Gus L. Seligmann, Denver, Colorado: an interview by Greg Smoak, 4 October 2012

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Title Gus L. Seligmann, Denver, Colorado: an interview by Greg Smoak, 4 October 2012
Alternative Title No. 704 Gustav L. Seligmann
Creator Seligmann, Gustav L.
Contributor Smoak, Gregory E., 1962-
Publisher Digitized by J. Willard Marriott Library, University of Utah
Date 2012-10-04
Access Rights I acknowledge and agree that all information I obtain as a result of accessing any oral history provided by the University of Utah's Marriott Library shall be used only for historical or scholarly or academic research purposes, and not for commercial purposes. I understand that any other use of the materials is not authorized by the University of Utah and may exceed the scope of permission granted to the University of Utah by the interviewer or interviewee. I may request permission for other uses, in writing to Special Collections at the Marriott Library, which the University of Utah may choose grant, in its sole discretion. I agree to defend, indemnify and hold the University of Utah and its Marriott Library harmless for and against any actions or claims that relate to my improper use of materials provided by the University of Utah.
Date Digital 2015-07-08
Spatial Coverage New Mexico, Unites States,
Subject Seligmann, Gustav L--Interviews; Western History Association--History; Historians--West (U.S.)--Biography
Description Transcript (34 pages) of an interview by Greg Smoak with historian Gus Seligmann at Denver, Colorado, on 4 October 2012. Part of the Western History Association Oral History Project, Everett Cooley Collection tape no. U-3169
Abstract Gustav L. Seligmann, professor of history at University of North Texas and a lifetime member of the Western History Association, remembers his career and relationship with the WHA. A military brat, he attended school in Bremerhaven, Germany, Virginia, Oklahoma, and the New Mexico Military Institute. Dr. Seligmann´s family came to new Mexico in the 1850s and he remembers his father describing a scene when he was a boy, when Sheriff Pat Garrett was brought into town dead in the back of a wagon. However, he had little interest in Western history at the time, and even now claims he teaches history of political parties instead. He was recruited into a program at White Sands Missile Range out of high school, and soon revised his family's aim that he be a West Point graduate and a civil engineer by taking a history degree at New Mexico A and M and an ROTC commission instead. He credits his high school teacher in Germany, a Mr. Warren, and New Mexico historian Ira Clark with turning him toward history, which he loves. Indeed, Dr. Seligmann speaks highly of both Dr. Clark and his scholarship. A guided missile officer at Fort Bliss, he also became friends with Western historian John Porter Bloom, who taught in El Paso. He earned an MA in history at New Mexico A and M in one year with Ira Clark and Burl Noggle, then left the Army and pursued a PhD under Jack Carroll and Russell Ewing at the University of Arizona, receiving his degree in 1967.Dr. Seligmann remembers the first WHA conference in Santa Fe vividly, and relates both a lurid story and his amazement at meeting so many professors whose names he had encountered in bibliographies. He shares his views on Jack Carroll, whom he describes as a "polarizing figure" but nonetheless gives great credit for helping found the WHA. Dr. Seligmann was also active in the WHA´s administration, serving during the early 1980s on the site selection committee for future meetings. He observes that conferences must be held in large venues due to the organization´s size, though that means shutting out some significant but smaller Western venues. A founder of H-Net, he speaks at some length on its value as an online sounding board for the WHA and Western history issues in general. On his own approach to history, Dr. Seligmann sees himself as a New Mexico historian working in a larger region and nation. He comments on the increased professionalization, atomization and political bent of the WHA and bemoans its evident loss of touch with the "buffs," amateur historians he feels add color to the program. He emphasizes historians´ need to relate to ordinary people rather than a solely academic audience. Project: Western History Association. Interviewer: Greg Smoak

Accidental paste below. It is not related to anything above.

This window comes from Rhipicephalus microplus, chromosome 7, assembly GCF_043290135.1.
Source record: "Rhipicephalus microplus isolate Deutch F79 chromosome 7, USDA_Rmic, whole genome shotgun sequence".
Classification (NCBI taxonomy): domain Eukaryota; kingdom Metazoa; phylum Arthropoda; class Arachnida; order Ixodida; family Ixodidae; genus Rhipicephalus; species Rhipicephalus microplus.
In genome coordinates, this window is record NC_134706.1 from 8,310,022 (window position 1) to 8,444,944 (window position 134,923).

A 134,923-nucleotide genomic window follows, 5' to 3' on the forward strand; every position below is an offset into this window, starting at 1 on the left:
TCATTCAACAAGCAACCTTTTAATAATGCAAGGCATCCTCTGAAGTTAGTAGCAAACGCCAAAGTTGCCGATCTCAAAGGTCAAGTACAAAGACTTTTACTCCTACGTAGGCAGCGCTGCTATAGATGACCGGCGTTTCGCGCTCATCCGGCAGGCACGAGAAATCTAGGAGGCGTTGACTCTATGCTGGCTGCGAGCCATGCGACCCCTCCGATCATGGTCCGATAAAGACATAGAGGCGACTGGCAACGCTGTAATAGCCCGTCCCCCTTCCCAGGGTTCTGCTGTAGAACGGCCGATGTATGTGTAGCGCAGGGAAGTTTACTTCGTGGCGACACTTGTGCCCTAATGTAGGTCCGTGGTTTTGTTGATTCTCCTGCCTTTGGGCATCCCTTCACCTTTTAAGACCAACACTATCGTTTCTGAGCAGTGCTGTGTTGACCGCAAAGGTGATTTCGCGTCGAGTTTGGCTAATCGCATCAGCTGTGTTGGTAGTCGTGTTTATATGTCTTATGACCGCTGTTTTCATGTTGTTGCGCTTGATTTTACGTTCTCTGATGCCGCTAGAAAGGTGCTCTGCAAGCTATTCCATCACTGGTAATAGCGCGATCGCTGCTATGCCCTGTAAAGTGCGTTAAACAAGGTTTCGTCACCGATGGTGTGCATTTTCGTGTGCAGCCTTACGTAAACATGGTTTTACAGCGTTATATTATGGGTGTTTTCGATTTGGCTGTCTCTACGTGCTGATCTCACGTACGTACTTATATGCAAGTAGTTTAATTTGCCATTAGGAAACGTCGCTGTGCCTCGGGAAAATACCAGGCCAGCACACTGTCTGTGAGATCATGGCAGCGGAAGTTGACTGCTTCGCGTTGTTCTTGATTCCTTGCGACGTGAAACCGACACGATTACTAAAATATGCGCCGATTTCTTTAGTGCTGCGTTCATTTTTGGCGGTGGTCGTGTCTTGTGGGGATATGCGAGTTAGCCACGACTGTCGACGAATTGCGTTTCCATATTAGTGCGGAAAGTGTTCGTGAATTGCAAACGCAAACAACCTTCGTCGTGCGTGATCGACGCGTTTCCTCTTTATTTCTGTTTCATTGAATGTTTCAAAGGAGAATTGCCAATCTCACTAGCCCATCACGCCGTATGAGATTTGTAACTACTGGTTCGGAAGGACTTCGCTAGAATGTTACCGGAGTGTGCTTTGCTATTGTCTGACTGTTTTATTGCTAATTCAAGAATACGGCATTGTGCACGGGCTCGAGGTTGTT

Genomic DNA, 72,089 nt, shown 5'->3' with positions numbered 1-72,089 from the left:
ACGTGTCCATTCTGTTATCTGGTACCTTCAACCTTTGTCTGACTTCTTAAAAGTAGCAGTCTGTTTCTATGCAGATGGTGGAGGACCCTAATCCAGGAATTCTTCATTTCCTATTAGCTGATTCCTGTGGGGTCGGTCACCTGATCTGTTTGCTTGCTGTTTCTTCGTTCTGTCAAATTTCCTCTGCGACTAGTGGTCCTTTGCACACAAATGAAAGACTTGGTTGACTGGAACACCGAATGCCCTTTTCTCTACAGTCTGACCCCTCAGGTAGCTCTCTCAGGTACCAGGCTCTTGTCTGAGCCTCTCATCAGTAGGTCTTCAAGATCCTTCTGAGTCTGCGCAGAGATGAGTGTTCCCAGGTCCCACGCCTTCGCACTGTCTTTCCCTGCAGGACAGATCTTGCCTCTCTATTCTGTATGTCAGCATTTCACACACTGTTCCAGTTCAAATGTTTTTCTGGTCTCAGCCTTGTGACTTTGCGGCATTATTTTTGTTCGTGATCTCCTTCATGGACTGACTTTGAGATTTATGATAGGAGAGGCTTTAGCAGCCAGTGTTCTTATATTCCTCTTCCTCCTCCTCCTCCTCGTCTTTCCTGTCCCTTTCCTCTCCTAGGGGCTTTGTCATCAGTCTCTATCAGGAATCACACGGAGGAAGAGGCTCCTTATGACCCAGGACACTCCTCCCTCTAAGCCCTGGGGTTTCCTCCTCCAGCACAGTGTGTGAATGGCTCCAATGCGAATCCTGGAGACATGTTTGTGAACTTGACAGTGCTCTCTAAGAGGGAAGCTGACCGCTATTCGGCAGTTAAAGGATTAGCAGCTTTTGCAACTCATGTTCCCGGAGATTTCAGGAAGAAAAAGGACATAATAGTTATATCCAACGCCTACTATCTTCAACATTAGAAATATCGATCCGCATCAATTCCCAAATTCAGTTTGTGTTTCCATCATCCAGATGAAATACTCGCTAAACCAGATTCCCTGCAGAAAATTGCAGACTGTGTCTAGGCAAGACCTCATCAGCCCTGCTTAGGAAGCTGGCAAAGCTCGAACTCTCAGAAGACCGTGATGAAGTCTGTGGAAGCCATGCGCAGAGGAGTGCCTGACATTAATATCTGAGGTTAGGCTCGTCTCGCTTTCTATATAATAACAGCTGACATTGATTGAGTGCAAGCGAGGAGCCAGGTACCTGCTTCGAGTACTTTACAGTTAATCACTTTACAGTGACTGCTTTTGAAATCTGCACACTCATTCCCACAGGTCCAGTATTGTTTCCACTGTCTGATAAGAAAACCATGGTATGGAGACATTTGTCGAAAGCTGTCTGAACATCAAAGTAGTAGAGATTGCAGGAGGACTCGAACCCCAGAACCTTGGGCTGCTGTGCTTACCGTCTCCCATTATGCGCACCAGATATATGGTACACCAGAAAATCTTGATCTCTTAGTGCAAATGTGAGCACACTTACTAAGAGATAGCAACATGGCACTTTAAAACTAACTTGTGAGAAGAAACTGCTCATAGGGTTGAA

Type Text
Genre oral histories (literary works)
Format application/pdf
Language eng
Rights Digital Image © 2015 Utah State Historical Society. All Rights Reserved.
Scanning Technician Niko Amaya; Halima Noor
Metadata Cataloger Daniel Patterson; Matt Brunsvik; Anna Neatrour; Ken Rockwell; Patrick Miller
Conversion Specifications Original scanned with Kirtas 2400 and saved as 400 ppi uncompressed TIFF. PDF generated by Adobe Acrobat Pro X for CONTENTdm display.
ARK ark:/87278/s6r8099v
Topic Western History Association; Historians
Setname uum_elc
Date Created 2015-11-10
Date Modified 2020-10-27
ID 838755
Reference URL
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